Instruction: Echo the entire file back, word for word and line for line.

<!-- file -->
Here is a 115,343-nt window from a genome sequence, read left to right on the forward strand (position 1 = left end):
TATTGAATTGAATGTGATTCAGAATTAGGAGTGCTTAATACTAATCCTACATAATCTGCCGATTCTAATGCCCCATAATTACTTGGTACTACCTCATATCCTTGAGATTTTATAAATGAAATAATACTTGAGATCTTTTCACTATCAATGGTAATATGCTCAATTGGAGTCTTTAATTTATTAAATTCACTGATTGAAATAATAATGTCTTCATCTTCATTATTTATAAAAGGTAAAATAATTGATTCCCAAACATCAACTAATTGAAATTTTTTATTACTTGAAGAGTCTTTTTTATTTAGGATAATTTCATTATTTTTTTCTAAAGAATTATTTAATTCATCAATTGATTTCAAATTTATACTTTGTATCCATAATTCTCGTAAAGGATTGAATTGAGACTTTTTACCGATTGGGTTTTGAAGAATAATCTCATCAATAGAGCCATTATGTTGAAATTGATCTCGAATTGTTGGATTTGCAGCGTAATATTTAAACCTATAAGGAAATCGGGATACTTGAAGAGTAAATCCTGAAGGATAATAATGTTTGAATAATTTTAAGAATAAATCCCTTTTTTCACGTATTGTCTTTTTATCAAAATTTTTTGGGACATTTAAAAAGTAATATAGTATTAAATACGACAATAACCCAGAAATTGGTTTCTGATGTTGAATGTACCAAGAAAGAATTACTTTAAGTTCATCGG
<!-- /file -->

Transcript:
Here is a 115,343-nt window from a genome sequence, read left to right on the forward strand (position 1 = left end):
TATTGAATTGAATGTGATTCAGAATTAGGAGTGCTTAATACTAATCCTACATAATCTGCCGATTCTAATGCCCCATAATTACTTGGTACTACCTCATATCCTTGAGATTTTATAAATGAAATAATACTTGAGATCTTTTCACTATCAATGGTAATATGCTCAATTGGAGTCTTTAATTTATTAAATTCACTGATTGAAATAATAATGTCTTCATCTTCATTATTTATAAAAGGTAAAATAATTGATTCCCAAACATCAACTAATTGAAATTTTTTATTACTTGAAGAGTCTTTTTTATTTAGGATAATTTCATTATTTTTTTCTAAAGAATTATTTAATTCATCAATTGATTTCAAATTTATACTTTGTATCCATAATTCTCGTAAAGGATTGAATTGAGACTTTTTACCGATTGGGTTTTGAAGAATAATCTCATCAATAGAGCCATTATGTTGAAATTGATCTCGAATTGTTGGATTTGCAGCGTAATATTTAAACCTATAAGGAAATCGGGATACTTGAAGAGTAAATCCTGAAGGATAATAATGTTTGAATAATTTTAAGAATAAATCCCTTTTTTCACGTATTGTCTTTTTATCAAAATTTTTTGGGACATTTAAAAAGTAATATAGTATTAAATACGACAATAACCCAGAAATTGGTTTCTGATGTTGAATGTACCAAGAAAGAATTACTTTAAGTTCATCGG